Thanksgiving and Hanukkah Makes Thanksgivukkah!

4 Nov

photoWhen my daughter first sent me this Buzzfeed link about a dual Thanksgiving and Hanukkah celebration, I thought it was a joke. Thanksgivukkah? I envisioned Adam Sandler dressed up like a turkey and singing a sequel to his Hanukkah song on Saturday Night Live.

Curious, I clicked on the link and read the article, “How To Celebrate Thanksgivukkah, The Best Holiday Of All Time” and discovered it was no joke: On November 28, 2013 for the first time in our lifetimes, Thanksgiving and the first day of Hanukkah fall on the same day.

Yet I couldn’t help but wonder, how can they call it “the best holiday of all time” if it’s never been celebrated before?  The article included links to a variety of Thanksgivukkah merchandise: posters, T-shirts and other accessories. Call me a cynic, but it sounded to me like Thanksgivukkah was just another way for businesses to make a buck.

I told myself to keep an open mind and continued reading. That’s when my eyes fell upon delicious sounding dishes: potato latkes with cranberry applesauce, challah-apple stuffing and pecan pie rugelach. Just one glance at the mouthwatering recipes for Manischewitz-brined turkey and horseradish-chive mashed potatoes and my skepticism reduced quicker than a brisket red wine sauce on high heat. I could practically smell the wine drenched turkey roasting in the oven.

Buzzfeed had me at cranberry applesauce. The spiced take on traditional cranberry sauce sounded like the perfect topping for both roasted turkey and potato latkes. And how could I pass up sweet potato bourbon noodle kugel?  By the time I scrolled down to pecan pie rugelach I was begging to bake.

If the recipes alone didn’t have me embracing Thanksgivukkah, the DIY decorating ideas did. The menorah turkey or “menurkey” on display was a riot, as was the yarmulkah with the pilgrim-like belt buckle.

But when I got to the comment section I discovered that not everyone was onboard with the idea. You might be familiar with the expression, “Ask two Jews a question, get three opinions.” The phrase speaks to the value Jewish tradition places upon engaging different opinions. So I was surprised but not shocked to see the vast number of comments, 137 and counting, by Jews weighing in on the hybrid holiday.

While most of the reviews were positive and enthusiastic, some readers weren’t so keen on the Thanksgivukkah holiday.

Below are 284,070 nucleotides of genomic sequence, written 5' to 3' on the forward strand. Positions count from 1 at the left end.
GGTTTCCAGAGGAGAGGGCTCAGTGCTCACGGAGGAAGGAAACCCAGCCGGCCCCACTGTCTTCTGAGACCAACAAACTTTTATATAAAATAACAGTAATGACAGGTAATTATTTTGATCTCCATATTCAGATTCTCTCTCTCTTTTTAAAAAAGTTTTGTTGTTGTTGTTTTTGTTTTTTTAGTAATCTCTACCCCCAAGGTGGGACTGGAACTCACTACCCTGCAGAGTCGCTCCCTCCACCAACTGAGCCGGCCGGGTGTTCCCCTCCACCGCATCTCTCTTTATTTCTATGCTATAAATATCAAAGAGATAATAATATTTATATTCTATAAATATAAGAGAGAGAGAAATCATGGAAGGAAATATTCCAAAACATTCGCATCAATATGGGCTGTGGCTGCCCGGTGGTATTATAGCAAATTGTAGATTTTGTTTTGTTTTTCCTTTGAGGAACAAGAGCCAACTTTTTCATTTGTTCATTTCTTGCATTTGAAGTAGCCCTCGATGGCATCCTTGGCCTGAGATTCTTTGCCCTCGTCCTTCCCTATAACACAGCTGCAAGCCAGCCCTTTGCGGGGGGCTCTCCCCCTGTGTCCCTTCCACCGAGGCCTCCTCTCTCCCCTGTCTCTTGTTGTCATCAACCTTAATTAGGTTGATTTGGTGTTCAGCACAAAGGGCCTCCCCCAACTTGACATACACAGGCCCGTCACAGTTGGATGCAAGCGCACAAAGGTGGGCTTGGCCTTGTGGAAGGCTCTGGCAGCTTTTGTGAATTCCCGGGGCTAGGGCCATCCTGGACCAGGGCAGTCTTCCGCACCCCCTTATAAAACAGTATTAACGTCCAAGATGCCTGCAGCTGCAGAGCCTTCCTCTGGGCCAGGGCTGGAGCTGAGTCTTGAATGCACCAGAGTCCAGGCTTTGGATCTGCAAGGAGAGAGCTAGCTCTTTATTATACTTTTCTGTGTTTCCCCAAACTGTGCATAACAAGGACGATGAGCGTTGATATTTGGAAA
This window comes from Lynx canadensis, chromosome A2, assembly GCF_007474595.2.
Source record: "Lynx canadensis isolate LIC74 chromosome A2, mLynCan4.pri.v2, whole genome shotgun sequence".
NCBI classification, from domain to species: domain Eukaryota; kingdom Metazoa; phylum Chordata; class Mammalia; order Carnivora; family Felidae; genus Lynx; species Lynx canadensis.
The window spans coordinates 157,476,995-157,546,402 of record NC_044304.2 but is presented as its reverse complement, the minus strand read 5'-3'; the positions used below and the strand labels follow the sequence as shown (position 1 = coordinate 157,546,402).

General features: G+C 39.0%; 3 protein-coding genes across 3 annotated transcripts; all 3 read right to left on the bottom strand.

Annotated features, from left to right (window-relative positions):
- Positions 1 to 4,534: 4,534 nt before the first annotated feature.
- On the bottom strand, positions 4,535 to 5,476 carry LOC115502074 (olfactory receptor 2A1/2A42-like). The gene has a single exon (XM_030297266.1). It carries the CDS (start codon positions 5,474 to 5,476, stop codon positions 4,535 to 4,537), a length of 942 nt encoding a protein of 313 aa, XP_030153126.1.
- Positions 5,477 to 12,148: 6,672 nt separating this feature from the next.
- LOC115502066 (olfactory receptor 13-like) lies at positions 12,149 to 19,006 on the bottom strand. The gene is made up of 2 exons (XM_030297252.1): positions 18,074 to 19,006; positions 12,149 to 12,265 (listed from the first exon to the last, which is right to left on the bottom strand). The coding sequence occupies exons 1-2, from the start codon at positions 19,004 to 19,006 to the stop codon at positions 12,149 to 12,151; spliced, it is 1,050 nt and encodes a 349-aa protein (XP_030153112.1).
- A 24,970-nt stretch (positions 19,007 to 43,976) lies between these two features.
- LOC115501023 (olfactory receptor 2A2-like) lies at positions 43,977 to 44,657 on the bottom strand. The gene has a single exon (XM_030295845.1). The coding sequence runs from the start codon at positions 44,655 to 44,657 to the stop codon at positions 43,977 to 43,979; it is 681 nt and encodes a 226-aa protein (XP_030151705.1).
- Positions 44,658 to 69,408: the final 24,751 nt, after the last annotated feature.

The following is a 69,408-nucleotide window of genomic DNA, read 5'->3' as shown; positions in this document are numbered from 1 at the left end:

Amanda: “I’m giving you a big fat FAIL on this one. No one wants this combined holiday… it’s like having your birthday on Christmas. I will enjoy my Thanksgiving with turkey and pumpkin pie and the following week will go to my family’s Hanukkah party and get presents and eat latkes. Don’t ruin both holidays, Buzzfeed.”

Erica: “Wow, Amanda…no one is saying you HAVE to do this. I happen to think it’s pretty awesome, and look forward to having my menorah on my Thanksgiving table! So there!”

Change can be difficult, especially when we’re talking about a Thanksgiving tradition people have been celebrating the same way for decades, and in the case of Hanukkah, centuries.

Thanksgivukkah only comes every 70,000 years, and you never know—maybe it will be the best holiday of all time. I intend to find out by celebrating Thanksgiving with a side of Hanukkah this year. The way I see it, it’s the perfect time to stop for a moment and remember to give thanks-a-latke.

Happy Thanksgivukkah!

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70 Responses to “Thanksgiving and Hanukkah Makes Thanksgivukkah!”

  1. Sounds like a Pinterest lovah’s dream!! Have a fabulous time and I was drooling with the recipes too. What time’s dinner? 🙂

    • I know you look adorable in a nurse’s hat, but I can see you in a pilgrim style yarmulke too . . . 😉

  2. paywindow7 at 10:08 am #

    My vote is to keep tradition traditional.
    However, may we keep the wine? On the side maybe?
    Just askin’.

  3. Traci at 4:04 pm #

    I’m a sucker for new recipes around the holidays. As soon as I received my Yankee magazine last week (don’t tell my southern family; it would break their hearts), I was mesmerized by the cookie options.

    • It’s fun to try new recipes, though I’ve learned the hard way not to experiment on guests . . . 😉

  4. Toni at 7:06 pm #

    Well, I am not Jewish, but I would think that something like this only happening once every 70,000 years would be worth celebrating on that fact alone. Lisa, you always put a smile on my face!

  5. G’day! I must admit, I wouldn’t want the combining of both holidays and or traditional holiday foods too!
    I think both holidays merit their own days, remembering and celebration the traditions and fun-filled foods associated with each days remembrance…
    Cheers! Joanne

    • At this rate, I might not have a choice anyhow. My kids have already eaten most of the chocolate Hanukkah coins that I filled our cornucopia with! 😉

  6. Lou at 7:59 pm #

    Can’t wait for the Gallop Poll in 70,000 years to let us know if this or that was the best holiday ever. BURP.

    • LOL Lou! It’s a good thing it occurs in November so that when respondents are randomly selected they have an equal chance of FALLING into the sample.

  7. earthriderjudyberman at 10:13 pm #

    “Thanks-a-latke?” Girl, you are shameless. My view on this is if Thanksgivukkah’s only going to happen once every 70,000 years or so, go for the gusto. The recipes are to die for. Have a happy … and thanks for the chuckles, Lisa.

    • My family would tell you that my every day cooking is to die for, and not in a good way . . . BTW, Judy, on our recent trip to Syracuse we ate at Angotti’s at your recommendation and we loved it! Thanks for the tip!

      • earthriderjudyberman at 7:01 pm #

        Lisa, I’m so glad you liked Angotti’s. It is one of our favorites. 🙂

  8. AnElephantCant at 7:29 am #

    AnElephant does not qualify for either of these (geographically, ethnically, religiously) but thinks it sounds like jolly good fun.
    He wishes you happy holidays!